While United Petroleum is yet to accept this offer, we have unfortunately had to open up new investigations involving the network in Tasmania following more recent allegations of systemic non-compliance.

Again, the themes of 7-Eleven and Caltex surface – as the owners of sites (often migrants themselves) report that employing workers at below Award rates is the only way they can remain profitable.

The message is clear for those in head office – we know the market is acutely price sensitive for all players – with the passage of the Protecting Vulnerable Workers Bill, it is essential franchisors consider the dynamics in your business and whether aspects of the operating model are facilitating non-compliance. Suffice it to say, to turn a blind eye to these questions is not only ‘reckless’ it may now be unlawful.

Let me explain, how might these examples have played out if the new laws were in place? Would the outcome have been different with the new higher penalties?  What would have the actions of head-offices been, were they potentially liable under the new franchising provisions? And what sort of additional evidence may have emerged if we could have required key management personnel or outlet operators to attend an examination, and answer questions about what they know?

Given these examples, and the new laws, what should you as industry leaders be doing right now? Are you certain that everything is as it should be when it comes to compliance with workplace laws in your operation?

Whether you are part of a large operation providing fuel across several sites, or running a single outlet, the principles for ensuring compliance are the same. You can take some basic steps to test whether workers are being paid correctly.

Those responsible for paying workers should check out our website at fairwork.gov.au. We have a range of tools to assist you to make sure people get the right advice, and know what rules apply.

In fact, last year over 5 million people checked our Pay and Conditions Calculator – PACT – and over 16 million people checked our website. Are you one of them?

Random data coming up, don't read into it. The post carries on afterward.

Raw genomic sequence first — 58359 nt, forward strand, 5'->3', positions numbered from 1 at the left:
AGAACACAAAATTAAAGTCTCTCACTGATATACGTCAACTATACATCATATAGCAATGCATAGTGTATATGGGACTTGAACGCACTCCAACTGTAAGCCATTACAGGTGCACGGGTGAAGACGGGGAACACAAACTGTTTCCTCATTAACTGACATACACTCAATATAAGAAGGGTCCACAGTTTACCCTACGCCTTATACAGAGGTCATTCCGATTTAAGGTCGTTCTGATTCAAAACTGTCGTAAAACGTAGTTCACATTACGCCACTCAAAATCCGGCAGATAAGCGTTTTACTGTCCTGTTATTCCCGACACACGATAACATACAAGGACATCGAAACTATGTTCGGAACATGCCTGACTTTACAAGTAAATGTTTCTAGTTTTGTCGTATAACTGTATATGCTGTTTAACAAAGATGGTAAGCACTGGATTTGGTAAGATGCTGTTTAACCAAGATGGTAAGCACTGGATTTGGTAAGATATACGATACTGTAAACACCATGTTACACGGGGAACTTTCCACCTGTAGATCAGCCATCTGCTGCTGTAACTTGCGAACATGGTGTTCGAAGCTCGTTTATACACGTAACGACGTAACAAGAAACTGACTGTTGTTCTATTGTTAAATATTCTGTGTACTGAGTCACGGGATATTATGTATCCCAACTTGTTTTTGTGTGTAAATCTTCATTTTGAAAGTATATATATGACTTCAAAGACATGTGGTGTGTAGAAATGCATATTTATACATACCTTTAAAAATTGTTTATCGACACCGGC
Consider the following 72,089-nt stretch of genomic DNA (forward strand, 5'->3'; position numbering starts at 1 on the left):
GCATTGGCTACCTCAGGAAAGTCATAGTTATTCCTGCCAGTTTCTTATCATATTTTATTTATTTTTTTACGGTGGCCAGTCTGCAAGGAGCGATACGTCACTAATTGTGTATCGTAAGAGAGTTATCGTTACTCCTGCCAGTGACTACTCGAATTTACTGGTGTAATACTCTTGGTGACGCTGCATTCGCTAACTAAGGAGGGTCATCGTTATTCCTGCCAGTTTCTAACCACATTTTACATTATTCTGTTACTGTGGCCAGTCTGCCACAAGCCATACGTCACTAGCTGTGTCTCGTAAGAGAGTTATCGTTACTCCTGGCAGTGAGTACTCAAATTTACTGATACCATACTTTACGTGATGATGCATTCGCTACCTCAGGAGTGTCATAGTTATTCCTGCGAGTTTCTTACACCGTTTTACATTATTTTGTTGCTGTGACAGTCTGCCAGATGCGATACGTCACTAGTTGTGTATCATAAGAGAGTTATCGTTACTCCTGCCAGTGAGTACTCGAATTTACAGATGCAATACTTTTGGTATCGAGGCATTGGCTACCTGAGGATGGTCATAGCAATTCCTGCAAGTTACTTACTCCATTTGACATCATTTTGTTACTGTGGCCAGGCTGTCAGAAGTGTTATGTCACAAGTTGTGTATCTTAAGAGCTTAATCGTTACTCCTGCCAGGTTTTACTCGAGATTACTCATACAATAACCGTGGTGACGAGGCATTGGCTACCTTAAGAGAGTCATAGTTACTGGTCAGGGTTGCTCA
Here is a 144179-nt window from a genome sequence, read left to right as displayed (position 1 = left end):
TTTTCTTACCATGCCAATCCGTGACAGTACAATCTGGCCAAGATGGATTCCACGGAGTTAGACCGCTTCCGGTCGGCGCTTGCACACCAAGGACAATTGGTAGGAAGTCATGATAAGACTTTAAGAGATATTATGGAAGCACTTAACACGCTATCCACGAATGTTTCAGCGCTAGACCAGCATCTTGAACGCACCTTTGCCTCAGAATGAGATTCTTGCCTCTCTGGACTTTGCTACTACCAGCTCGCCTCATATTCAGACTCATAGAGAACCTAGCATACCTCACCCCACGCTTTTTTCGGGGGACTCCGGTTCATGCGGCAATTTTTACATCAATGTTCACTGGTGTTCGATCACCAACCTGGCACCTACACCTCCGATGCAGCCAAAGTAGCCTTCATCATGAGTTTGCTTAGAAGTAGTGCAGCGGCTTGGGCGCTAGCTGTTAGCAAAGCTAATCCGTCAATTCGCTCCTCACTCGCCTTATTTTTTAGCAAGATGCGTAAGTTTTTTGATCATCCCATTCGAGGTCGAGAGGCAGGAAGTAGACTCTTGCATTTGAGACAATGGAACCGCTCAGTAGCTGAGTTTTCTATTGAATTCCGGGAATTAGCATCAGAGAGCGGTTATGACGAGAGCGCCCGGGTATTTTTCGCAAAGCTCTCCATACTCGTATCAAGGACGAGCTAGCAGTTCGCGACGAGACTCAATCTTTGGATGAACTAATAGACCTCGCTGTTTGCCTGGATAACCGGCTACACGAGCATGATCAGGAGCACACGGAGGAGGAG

Our suite of online tools together provides a complete set of information and support for single outlets or larger operations alike.

Our online wage tool – PACT – allows users to calculate pay rates in modern awards, leave entitlements and notice requirements, by answering a few simple questions. This is the most basic form of checking workplace obligations, and it’s always up to date.

We have a number of freely available guides and templates. This includes advice on employer pay-slip and time-and-wage records obligations.

Through our online authenticated space My Account users can stay up to date with workplace relations information, including signing up to automatic email alerts to changes in awards and pay rates. If you are supporting others to comply it is the perfect way to ensure they remain up to date and have a pathway into the Fair Work Ombudsman to get the right advice – we commonly require people to sign up as part of our Compliance Partnerships and EUs.

On 4 May 2017 we released our Labour Supply Chain guidance – four new practical guides to help businesses monitor and manage their contract arrangements to make sure every single worker in their contracting networks is being paid fairly and appropriately. They were developed in consultation with experts and stakeholders, such as the Franchising Council of Australia.